The window is an under-used resource for play activities. There are so many benefits to playing on a window. Working on a vertical plane makes it easier for a child to coordinate both eye and hand movements because the hands are right in front of their eyes. This makes it easier for the child to see what they are doing.
Window activities are also great for strengthening shoulder and arm muscles, developing gross motor skills as well as fine tuning fine motor skills. For the letter W in our Fine Motor Skills series, I decided to set up a Window Shapes Fine Motor Play activity. All we needed was contact paper, some masking tape (or sellotape) and some shapes.
I admit I have a love/hate relationship with contact paper. I love the endless ways there are to play with contact paper but I hate actually peeling the backing away and getting it in position without ending up with a huge ball of plastic. Thankfully placing it against a window isn’t too difficult. Ensure that you attach masking tape or sellotape to each corner and that the sticky side is facing you.
Any style of shape could be used for the activity. I opted to use plastic trapeziums as they were thick which meant they were slightly raised on the contact paper. The object of the activity was for my son to be able to pick up the shapes and place them onto the window independently. This worked on his pincer grip.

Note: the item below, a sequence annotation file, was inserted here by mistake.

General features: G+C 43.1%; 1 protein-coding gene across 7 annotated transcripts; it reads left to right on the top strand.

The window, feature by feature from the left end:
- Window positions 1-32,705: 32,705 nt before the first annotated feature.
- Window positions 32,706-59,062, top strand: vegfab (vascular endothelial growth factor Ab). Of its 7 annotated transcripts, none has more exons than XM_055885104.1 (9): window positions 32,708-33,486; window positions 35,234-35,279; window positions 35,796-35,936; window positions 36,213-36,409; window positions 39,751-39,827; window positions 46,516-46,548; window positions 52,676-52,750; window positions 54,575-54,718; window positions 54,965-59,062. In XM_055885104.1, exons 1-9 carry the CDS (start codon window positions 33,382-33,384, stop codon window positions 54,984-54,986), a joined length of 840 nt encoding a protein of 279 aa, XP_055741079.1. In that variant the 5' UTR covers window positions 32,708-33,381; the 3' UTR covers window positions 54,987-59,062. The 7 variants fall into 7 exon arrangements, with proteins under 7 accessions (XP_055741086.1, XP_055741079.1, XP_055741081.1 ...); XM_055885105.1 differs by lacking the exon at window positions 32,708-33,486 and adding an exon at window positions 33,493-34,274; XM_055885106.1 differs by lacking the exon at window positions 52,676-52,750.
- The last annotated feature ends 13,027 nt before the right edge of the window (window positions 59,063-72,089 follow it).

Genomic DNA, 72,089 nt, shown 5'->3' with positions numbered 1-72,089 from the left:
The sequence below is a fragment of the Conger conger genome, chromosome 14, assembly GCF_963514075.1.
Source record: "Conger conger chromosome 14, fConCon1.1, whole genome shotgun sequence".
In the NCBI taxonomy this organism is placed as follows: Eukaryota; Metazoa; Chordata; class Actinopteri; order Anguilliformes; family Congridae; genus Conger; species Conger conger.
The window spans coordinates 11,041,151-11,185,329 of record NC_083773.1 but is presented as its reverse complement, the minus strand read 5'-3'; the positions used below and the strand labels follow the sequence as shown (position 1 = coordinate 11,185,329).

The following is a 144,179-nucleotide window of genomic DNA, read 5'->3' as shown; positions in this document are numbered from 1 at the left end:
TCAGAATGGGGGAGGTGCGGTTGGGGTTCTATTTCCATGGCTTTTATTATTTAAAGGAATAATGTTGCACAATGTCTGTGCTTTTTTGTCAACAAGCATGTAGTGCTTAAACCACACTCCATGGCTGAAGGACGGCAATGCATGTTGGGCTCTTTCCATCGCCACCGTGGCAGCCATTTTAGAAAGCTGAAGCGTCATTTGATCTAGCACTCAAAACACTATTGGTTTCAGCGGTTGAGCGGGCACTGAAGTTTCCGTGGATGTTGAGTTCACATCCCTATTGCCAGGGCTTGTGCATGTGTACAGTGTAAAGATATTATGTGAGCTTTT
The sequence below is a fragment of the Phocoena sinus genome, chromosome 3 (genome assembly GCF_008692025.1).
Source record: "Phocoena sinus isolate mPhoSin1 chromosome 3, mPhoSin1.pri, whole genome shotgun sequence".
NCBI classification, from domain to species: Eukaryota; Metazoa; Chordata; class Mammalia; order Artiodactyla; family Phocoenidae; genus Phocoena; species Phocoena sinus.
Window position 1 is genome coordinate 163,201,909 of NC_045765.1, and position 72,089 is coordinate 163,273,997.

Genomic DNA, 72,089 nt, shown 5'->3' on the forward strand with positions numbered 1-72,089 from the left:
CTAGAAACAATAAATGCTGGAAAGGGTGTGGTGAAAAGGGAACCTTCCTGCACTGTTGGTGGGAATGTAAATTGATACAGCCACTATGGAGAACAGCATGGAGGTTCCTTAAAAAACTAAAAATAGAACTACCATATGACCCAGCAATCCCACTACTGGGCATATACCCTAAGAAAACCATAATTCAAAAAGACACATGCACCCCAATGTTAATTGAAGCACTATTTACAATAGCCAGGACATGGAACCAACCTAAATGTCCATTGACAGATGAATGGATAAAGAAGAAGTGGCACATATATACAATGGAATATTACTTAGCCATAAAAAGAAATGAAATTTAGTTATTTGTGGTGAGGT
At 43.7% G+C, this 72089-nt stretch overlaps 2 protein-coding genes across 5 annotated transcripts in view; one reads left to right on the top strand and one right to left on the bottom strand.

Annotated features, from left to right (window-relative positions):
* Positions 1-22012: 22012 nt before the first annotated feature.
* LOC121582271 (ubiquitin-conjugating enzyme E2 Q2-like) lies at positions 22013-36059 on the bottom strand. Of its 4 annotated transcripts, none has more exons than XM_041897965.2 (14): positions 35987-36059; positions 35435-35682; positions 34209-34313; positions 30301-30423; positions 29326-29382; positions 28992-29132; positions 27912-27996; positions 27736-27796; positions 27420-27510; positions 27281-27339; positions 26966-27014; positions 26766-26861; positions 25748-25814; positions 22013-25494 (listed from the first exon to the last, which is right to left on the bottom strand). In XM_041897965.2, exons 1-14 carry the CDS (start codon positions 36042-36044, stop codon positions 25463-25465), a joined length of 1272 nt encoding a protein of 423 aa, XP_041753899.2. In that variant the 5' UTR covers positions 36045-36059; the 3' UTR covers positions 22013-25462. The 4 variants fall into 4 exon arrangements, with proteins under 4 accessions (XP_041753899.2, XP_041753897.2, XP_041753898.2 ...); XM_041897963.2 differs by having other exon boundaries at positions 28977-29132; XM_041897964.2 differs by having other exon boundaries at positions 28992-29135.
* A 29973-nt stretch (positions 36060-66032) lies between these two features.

At first, my son placed the plastic shapes onto the contact paper in random places using one hand. He then moved onto using two hands at the same time.
It didn’t take him long before he realised that the contact paper was sticky and experimented with putting different body parts onto the window. As his play developed, he explored placing the shapes close together, far apart and creating a pattern. My son worked hard in order to get two shapes to be positioned next together in order to make a hexagon.
Once all the shapes had been used, my son turned his attention to removing them. He took each shape off of the contact paper which further reinforced his fine motor skills. He repeated the activity numerous times throughout the day.
Items you can use for this activity can be found:
During a difficult pregnancy suffering from Hyperemesis Gravidarum (HG) Emma vowed to make every day an adventure once she had recovered. Adventures of Adam is the outcome of completing a 100 day play challenge with Adam as part of that promise. Emma has a section dedicated to HG friendly play activities so that Mums can still be part of their children’s play whilst they are ill.